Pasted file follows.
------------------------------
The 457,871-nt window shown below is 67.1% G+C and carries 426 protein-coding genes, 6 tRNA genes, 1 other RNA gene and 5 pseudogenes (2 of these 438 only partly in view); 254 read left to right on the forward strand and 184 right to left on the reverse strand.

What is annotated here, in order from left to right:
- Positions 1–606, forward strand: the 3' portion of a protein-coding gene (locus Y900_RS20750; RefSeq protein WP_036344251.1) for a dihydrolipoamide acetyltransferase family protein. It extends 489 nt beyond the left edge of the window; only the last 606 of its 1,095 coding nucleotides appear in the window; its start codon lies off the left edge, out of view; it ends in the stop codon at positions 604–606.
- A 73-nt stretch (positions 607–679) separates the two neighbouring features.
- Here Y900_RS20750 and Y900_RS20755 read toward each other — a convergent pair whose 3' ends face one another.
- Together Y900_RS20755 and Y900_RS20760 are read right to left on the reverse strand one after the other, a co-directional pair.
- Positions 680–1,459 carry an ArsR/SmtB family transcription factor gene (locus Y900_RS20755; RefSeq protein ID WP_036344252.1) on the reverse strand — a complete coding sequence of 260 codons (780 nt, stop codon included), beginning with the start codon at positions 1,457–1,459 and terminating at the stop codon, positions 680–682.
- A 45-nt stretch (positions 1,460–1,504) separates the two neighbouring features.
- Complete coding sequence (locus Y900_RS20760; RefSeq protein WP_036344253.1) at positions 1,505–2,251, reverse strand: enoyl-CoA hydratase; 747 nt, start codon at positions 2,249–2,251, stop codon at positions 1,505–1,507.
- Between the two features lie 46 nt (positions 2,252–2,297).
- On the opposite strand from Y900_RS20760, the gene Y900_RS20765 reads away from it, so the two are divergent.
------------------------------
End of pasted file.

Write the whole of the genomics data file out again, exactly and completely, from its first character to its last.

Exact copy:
The 457,871-nt window shown below is 67.1% G+C and carries 426 protein-coding genes, 6 tRNA genes, 1 other RNA gene and 5 pseudogenes (2 of these 438 only partly in view); 254 read left to right on the forward strand and 184 right to left on the reverse strand.

What is annotated here, in order from left to right:
- Positions 1–606, forward strand: the 3' portion of a protein-coding gene (locus Y900_RS20750; RefSeq protein WP_036344251.1) for a dihydrolipoamide acetyltransferase family protein. It extends 489 nt beyond the left edge of the window; only the last 606 of its 1,095 coding nucleotides appear in the window; its start codon lies off the left edge, out of view; it ends in the stop codon at positions 604–606.
- A 73-nt stretch (positions 607–679) separates the two neighbouring features.
- Here Y900_RS20750 and Y900_RS20755 read toward each other — a convergent pair whose 3' ends face one another.
- Together Y900_RS20755 and Y900_RS20760 are read right to left on the reverse strand one after the other, a co-directional pair.
- Positions 680–1,459 carry an ArsR/SmtB family transcription factor gene (locus Y900_RS20755; RefSeq protein ID WP_036344252.1) on the reverse strand — a complete coding sequence of 260 codons (780 nt, stop codon included), beginning with the start codon at positions 1,457–1,459 and terminating at the stop codon, positions 680–682.
- A 45-nt stretch (positions 1,460–1,504) separates the two neighbouring features.
- Complete coding sequence (locus Y900_RS20760; RefSeq protein WP_036344253.1) at positions 1,505–2,251, reverse strand: enoyl-CoA hydratase; 747 nt, start codon at positions 2,249–2,251, stop codon at positions 1,505–1,507.
- Between the two features lie 46 nt (positions 2,252–2,297).
- On the opposite strand from Y900_RS20760, the gene Y900_RS20765 reads away from it, so the two are divergent.